Virginia joins the growing list of U.S. states that have banned TikTok for government officials.
“TikTok and WeChat data are a channel to the Chinese Communist Party, and their continued presence represents a threat to national security, the intelligence community, and the personal privacy of every single American,” Glenn Youngkin said in a statement on Friday announcing the ban.
The U.S. Senate approved a bill that would ban TikTok on devices used by federal agencies. Meanwhile, several governors of states have issued their own bans on government officials. States that have banned TikTok include Alabama, Georgia, Idaho, New Hampshire, North Dakota, Utah, Texas, Maryland, South Dakota, South Carolina, and Nebraska.
Even FBI Director Christopher Wray has raised concerns with lawmakers that the app could be used to control users’ devices. Several branches of the U.S. military took action against the app, including the Navy, Army, and Air Force. Meanwhile, Florida Senator Marco Rubio is seeking a bipartisan effort to ban TikTok outright that originates in any country of concern – a list that includes China, Russia, Iran, North Korea, and Venezuela.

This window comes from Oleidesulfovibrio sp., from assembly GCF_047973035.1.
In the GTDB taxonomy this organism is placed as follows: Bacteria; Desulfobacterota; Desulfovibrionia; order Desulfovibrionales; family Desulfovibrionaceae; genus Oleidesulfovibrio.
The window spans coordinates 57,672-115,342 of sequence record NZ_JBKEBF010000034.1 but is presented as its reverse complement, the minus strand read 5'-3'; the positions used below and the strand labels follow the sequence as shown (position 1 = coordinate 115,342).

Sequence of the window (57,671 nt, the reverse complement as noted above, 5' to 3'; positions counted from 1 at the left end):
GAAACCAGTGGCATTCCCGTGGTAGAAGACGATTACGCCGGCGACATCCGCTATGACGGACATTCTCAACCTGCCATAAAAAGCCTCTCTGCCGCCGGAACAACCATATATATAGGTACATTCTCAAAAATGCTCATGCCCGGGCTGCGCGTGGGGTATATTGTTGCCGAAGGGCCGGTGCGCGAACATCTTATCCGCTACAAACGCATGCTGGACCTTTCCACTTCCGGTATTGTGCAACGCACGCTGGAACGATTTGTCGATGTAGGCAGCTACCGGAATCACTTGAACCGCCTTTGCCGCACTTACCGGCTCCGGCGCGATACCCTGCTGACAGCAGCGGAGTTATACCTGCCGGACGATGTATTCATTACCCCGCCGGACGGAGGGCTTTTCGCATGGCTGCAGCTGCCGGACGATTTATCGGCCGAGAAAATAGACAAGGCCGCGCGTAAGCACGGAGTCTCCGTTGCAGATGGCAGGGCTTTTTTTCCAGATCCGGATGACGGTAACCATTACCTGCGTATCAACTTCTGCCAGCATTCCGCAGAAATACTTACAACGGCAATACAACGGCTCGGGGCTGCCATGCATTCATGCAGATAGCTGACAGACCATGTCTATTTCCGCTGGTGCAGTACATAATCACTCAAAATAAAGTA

On Friday, the nation Jordan announced it would impose a ‘temporary ban’ on TikTok following protests that killed a police officer. Truck drivers in the country launched a strike last week to protest high fuel prices. As clashes erupted across the country, police used tear gas to disperse the protestors.
Videos of this action flooded the social media network, prompting Jordan’s Public Security Directorate to issue a ban on the app for “failing to deal with publications inciting violence and disorder.” It’s unclear how long the ban on TikTok will last in the country.
In 2021, India permanently banned TikTok and 58 other Chinese-owned apps from operating within its borders. Some of the apps caught up in that ban include TikTok, WeChat, and UC Browser. The Indian government said it was not satisfied with the explanation provided by the companies on their position for “compliance with privacy and security requirements.”